No. Each entity engaged in business and/or incorporated/qualified in Missouri is required to file its own individual franchise tax return based upon its assets in or apportioned to Missouri. Each entity must file using its own Missouri tax identification number issued by the Department.
After the correct due date of the return is determined, the method of calculating late fees is as follows:
- Interest is calculated on a daily rate from the date due to the date paid. See the franchise tax form for applicable interest rate.
- Penalty is calculated at 5 percent per month from the original due date, not to exceed 25 percent.
- If the extension estimate paid is not at least 90 percent of the franchise tax due for the current year, then penalty is calculated from the original due date to the date paid. Interest is always calculated on any unpaid balance of tax from the original due date to the date paid, regardless of whether or not an extension has been filed.
Short periods may be filed for the following situations:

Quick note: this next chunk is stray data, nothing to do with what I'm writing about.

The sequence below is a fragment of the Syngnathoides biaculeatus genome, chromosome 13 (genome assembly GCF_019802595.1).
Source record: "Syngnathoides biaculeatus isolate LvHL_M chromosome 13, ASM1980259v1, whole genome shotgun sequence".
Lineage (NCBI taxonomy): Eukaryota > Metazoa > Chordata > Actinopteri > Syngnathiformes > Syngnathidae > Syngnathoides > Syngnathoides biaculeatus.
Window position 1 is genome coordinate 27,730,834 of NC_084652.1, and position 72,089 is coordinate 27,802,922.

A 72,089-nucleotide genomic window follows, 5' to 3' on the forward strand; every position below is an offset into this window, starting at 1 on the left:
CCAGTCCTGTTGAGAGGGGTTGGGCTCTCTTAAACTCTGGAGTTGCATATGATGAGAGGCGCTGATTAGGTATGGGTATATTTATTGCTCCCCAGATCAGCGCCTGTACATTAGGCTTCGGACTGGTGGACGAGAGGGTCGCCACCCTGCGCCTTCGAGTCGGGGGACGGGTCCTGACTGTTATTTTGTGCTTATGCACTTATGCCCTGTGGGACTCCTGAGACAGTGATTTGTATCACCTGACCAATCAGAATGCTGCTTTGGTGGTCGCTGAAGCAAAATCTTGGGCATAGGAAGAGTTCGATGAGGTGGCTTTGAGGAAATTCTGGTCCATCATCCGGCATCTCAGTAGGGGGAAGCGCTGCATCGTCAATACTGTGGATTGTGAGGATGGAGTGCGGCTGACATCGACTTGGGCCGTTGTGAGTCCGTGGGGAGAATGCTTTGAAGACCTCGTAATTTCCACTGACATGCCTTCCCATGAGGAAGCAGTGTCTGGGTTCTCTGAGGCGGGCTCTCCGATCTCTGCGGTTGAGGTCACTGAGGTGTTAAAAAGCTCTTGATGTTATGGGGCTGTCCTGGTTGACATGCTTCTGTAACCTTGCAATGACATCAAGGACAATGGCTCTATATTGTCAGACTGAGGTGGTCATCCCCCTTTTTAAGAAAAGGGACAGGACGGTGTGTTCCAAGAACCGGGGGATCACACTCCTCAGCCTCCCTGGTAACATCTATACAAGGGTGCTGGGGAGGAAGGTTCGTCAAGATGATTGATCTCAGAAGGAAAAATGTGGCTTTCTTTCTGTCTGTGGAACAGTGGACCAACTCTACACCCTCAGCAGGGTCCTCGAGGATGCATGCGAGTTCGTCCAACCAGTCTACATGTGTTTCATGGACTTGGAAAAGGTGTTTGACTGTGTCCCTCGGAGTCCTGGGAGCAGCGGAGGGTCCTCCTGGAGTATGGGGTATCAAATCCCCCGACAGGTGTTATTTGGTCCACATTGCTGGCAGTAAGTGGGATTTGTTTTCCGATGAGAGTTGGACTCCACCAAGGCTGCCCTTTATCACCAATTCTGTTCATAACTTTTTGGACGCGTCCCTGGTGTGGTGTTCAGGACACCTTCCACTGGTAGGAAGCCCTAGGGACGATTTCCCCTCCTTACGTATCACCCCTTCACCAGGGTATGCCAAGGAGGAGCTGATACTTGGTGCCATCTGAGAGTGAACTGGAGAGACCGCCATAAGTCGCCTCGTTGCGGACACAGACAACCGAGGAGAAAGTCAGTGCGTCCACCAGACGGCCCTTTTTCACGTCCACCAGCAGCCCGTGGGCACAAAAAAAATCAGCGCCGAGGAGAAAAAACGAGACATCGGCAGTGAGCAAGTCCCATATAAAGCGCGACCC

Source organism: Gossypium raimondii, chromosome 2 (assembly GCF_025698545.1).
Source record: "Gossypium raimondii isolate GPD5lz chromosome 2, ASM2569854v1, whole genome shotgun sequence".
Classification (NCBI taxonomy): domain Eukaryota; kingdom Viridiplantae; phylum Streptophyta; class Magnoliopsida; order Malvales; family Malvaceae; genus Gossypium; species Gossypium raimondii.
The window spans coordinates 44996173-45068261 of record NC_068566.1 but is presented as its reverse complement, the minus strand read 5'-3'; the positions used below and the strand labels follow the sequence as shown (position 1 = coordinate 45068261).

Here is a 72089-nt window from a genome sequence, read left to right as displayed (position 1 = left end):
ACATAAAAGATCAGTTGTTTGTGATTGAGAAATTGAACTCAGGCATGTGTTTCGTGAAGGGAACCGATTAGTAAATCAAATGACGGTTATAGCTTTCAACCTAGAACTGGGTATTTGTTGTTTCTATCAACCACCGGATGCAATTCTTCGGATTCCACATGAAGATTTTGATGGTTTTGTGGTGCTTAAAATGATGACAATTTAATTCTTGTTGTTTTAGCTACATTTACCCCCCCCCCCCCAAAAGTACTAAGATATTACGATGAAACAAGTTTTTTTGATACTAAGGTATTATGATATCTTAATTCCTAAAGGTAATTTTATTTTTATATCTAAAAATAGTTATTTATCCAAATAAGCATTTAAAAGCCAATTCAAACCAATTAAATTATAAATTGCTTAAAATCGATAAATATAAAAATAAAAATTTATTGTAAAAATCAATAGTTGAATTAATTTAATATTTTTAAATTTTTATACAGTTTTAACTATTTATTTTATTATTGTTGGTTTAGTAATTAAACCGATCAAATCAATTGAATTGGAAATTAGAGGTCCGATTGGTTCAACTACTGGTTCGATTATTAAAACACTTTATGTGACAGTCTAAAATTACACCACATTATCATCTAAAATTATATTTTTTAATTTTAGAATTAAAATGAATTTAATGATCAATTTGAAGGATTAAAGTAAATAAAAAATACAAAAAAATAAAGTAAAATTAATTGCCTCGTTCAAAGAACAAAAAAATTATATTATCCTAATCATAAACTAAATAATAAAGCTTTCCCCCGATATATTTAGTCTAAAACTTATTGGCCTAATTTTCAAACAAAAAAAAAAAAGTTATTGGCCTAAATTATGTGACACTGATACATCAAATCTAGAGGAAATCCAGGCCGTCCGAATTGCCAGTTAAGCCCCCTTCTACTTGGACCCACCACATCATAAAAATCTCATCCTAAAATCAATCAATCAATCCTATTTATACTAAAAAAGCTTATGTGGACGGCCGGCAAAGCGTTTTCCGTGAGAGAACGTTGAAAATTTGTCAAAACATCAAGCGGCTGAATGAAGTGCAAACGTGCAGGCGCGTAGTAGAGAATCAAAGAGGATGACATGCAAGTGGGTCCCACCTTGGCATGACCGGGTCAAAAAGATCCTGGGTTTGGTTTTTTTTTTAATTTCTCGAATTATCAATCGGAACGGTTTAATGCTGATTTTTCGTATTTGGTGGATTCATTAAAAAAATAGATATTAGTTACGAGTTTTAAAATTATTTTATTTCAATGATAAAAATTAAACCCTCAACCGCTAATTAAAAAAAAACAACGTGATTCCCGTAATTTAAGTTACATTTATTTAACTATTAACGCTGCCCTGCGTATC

- A new corporation
- A change in accounting periods
- A merger
- A termination
- A withdrawal
If you are filing a short period for a reason other than those previously stated you must attach a detailed explanation when filing your MO-1120. You will be notified if the short period is disallowed or adjustments were made to a previously filed return.
A short period franchise tax return may not be required when there is a change in ownership unless there has been a subsequent change in accounting periods. Normally, the prior and present owners pro-rate the taxes during the course of the sale of the business.
QSSS's are treated the same way for Missouri income tax purposes as they are treated with the Internal Revenue Service. One Form MO-1120S is filed under the parent's name and includes all of the activity of the parent and subsidiaries. However, for Missouri franchise tax purposes, each company (parent and subsidiaries) must file a separate Schedule MO-FT. For example, Company P and QSSS companies S1 and S2 file a Federal Form 1120S as parent and qualified Subchapter S subsidiaries. Company P would file Form MO-1120S as Company P and subsidiaries. Company P would complete Schedule MO-FT on just its balance sheet items. Subsidiaries S1 and S2 will file separate Form MO-1120S, mark the box indicating the filing is for "Franchise Tax Only" and complete Schedule MO-FT on each company's balance sheet. Each company would be responsible for paying their franchise tax on the separate Form MO-1120S.
Your federal extension also extends your time to file a franchise tax return to Missouri. This does not extend the time to pay. The corporation should pay at least 90 percent of the estimated current year's tax with the extension request.